Can a Blackhead Form on the Neck & Be Very Large?
While your skin helps to protect the underlying muscles and organs, this large organ often experiences problems of its own. Certain conditions may cause blockage of pores and hair follicles, leading to inflammation and discomfort. Necks are common locations for skin conditions. Consult your doctor for any unusual skin eruptions or skin conditions that don't resolve on their own
A variety of conditions may cause skin bumps to form on your neck. Large spots that resemble swollen blackheads may actually erupt from other causes. Blackheads are non-inflammatory acne lesions that remain open. Cysts and nodules are more severe than common blackheads, often causing deep-seated, pus-filled lumps. Men that shave their necks are also susceptible to ingrown hairs and a condition known as folliculitis, an infection of the hair follicles that may resemble acne.
Many individuals experience occasional acne breakouts from time to time. Common causes of breakouts include hormonal changes and stress. While heredity plays a role in your susceptibility to developing acne lesions, oily cosmetics and hair products, as well as certain drugs and high levels of humidity, can increase your chances of breaking out. If an infected hair follicle on your neck is responsible for your skin lesion, shaving may be the culprit. Coarse hairs may curl back into the skin as they grow back, causing ingrown hairs. Friction from your razor blade can damage and irritate the skin surrounding your hair follicles, leading to infection.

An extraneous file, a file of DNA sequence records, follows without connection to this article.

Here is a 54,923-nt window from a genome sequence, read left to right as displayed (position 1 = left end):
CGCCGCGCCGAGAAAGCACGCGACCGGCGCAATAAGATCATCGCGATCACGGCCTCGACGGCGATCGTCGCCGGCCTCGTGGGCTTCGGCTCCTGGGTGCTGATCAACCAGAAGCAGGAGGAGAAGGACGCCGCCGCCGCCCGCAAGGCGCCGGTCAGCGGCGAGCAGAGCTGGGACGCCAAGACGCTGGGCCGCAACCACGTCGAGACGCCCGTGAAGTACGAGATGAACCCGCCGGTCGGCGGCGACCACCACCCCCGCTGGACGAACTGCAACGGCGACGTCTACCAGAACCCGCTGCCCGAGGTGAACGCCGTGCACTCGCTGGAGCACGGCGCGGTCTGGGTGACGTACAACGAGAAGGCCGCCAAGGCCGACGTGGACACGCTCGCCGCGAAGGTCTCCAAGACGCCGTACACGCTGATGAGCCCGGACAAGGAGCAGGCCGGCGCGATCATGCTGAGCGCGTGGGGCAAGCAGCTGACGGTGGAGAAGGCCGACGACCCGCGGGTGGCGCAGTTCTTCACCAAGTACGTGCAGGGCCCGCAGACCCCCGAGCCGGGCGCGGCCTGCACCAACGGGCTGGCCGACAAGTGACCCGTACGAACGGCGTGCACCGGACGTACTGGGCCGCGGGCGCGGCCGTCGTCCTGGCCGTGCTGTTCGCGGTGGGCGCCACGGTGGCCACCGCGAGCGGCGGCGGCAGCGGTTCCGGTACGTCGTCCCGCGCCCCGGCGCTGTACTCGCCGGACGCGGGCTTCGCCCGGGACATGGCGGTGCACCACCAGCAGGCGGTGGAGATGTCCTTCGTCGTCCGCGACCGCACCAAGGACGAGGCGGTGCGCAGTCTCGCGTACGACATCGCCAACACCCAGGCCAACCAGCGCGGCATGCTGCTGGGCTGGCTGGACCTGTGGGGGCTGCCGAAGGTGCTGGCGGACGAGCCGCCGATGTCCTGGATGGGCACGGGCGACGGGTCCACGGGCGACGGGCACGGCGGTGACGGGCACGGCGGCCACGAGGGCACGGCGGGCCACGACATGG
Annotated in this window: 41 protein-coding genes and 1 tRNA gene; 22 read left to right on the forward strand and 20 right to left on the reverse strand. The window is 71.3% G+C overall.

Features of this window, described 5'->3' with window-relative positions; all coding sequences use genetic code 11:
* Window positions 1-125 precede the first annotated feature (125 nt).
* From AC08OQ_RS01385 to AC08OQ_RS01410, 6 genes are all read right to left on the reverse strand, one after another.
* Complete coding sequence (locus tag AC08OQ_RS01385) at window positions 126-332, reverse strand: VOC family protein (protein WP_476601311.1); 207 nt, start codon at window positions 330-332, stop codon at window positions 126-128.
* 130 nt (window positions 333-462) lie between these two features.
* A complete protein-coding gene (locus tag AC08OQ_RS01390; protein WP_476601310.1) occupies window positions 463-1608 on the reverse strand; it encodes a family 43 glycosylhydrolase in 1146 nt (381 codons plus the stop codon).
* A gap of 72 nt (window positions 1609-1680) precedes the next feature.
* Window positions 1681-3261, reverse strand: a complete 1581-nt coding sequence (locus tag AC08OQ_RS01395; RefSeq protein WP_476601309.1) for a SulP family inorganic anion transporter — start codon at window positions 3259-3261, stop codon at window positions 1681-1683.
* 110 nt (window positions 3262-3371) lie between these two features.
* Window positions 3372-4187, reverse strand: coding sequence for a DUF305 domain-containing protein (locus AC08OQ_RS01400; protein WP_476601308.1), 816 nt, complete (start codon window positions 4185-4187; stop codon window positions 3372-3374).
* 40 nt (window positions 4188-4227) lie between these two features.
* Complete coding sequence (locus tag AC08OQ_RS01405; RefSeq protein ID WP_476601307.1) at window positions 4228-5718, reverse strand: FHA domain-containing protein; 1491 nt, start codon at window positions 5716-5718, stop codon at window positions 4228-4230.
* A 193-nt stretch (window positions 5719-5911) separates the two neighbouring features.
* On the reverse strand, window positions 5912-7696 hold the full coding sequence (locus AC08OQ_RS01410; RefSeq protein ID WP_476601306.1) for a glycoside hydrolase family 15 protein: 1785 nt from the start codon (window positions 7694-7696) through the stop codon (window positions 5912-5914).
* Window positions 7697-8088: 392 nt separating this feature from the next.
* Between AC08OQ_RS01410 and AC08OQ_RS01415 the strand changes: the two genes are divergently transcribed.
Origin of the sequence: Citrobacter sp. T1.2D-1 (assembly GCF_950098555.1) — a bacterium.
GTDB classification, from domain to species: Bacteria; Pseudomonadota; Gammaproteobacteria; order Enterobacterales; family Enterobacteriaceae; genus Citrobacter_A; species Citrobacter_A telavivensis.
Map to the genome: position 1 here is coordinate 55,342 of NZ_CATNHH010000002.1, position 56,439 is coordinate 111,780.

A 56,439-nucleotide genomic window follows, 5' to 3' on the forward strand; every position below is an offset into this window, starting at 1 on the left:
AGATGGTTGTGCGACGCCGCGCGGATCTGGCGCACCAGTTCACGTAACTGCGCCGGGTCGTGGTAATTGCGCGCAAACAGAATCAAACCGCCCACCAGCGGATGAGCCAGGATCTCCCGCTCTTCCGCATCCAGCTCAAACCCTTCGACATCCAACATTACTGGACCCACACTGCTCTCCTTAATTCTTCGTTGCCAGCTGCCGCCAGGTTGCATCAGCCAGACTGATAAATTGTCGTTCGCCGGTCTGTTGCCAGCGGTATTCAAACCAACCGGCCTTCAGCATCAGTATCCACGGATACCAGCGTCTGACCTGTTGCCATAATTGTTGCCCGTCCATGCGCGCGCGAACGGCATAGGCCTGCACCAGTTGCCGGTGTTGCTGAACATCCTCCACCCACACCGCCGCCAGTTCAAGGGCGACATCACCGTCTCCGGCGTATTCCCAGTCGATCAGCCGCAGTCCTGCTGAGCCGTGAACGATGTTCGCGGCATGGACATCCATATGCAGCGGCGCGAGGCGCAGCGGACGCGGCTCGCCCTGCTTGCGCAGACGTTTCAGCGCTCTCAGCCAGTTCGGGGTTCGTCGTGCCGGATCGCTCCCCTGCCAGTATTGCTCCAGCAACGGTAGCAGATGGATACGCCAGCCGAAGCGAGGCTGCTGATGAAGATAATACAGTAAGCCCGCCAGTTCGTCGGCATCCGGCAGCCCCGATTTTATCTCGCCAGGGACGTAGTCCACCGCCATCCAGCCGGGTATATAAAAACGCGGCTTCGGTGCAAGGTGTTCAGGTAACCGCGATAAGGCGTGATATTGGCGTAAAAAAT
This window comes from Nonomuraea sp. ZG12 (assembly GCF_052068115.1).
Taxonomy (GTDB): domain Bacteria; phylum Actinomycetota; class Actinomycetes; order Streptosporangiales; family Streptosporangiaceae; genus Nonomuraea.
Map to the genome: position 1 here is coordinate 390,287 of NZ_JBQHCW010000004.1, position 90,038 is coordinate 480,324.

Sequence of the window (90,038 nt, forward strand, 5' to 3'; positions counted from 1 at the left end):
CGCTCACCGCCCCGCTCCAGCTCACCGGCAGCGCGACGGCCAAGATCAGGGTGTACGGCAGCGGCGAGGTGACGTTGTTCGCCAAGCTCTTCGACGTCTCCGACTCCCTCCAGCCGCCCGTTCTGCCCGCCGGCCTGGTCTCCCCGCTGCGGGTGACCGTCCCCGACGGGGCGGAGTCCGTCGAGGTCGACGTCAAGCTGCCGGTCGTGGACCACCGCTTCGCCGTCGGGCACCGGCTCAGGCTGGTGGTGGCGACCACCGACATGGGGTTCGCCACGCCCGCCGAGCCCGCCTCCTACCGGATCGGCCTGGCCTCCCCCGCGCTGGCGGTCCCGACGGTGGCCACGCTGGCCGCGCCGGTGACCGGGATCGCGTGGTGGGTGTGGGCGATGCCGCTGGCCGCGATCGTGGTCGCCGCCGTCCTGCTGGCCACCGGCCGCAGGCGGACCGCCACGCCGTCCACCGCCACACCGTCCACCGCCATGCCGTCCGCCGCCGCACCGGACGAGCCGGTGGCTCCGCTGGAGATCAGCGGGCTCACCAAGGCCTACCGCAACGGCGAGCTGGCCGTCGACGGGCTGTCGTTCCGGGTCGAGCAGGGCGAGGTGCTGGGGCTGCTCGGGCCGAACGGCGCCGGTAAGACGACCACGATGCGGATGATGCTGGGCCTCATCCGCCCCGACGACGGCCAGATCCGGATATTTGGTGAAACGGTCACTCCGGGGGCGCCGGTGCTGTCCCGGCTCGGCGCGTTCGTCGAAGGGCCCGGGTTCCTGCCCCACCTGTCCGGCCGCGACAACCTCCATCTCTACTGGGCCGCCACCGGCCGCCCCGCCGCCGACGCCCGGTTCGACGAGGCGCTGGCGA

Acne symptoms vary, depending on the extent of this skin condition. You may notice numerous pimples, whiteheads and blackheads on other areas of your neck, face, chest and upper back. Acne, folliculitis and ingrown hairs can all cause redness, swelling, pain and pus.
Proper shaving techniques may reduce your susceptibility to ingrown hairs and folliculitis. Always use a sharp, clean razor to remove the hair on your delicate neck skin. Applying a shaving cream or gel may help reduce skin irritation that leads to folliculitis. Help prevent acne lesions by cleaning your skin with a mild cleanser. Wash your neck gently once or twice each day. Wear shirts with loose or low collars, rather than high, tight collars that may rub and irritate your skin lesion. Avoid scratching, squeezing or picking your skin eruptions.
The best method of treating your neck lesion depends on its cause. Acne medication can help dry excess oil on your skin, while prescription antibiotics may help eliminate folliculitis and infected cysts. While a cyst may require lancing to promote drainage, a severely ingrown hair may require surgical removal by your doctor.
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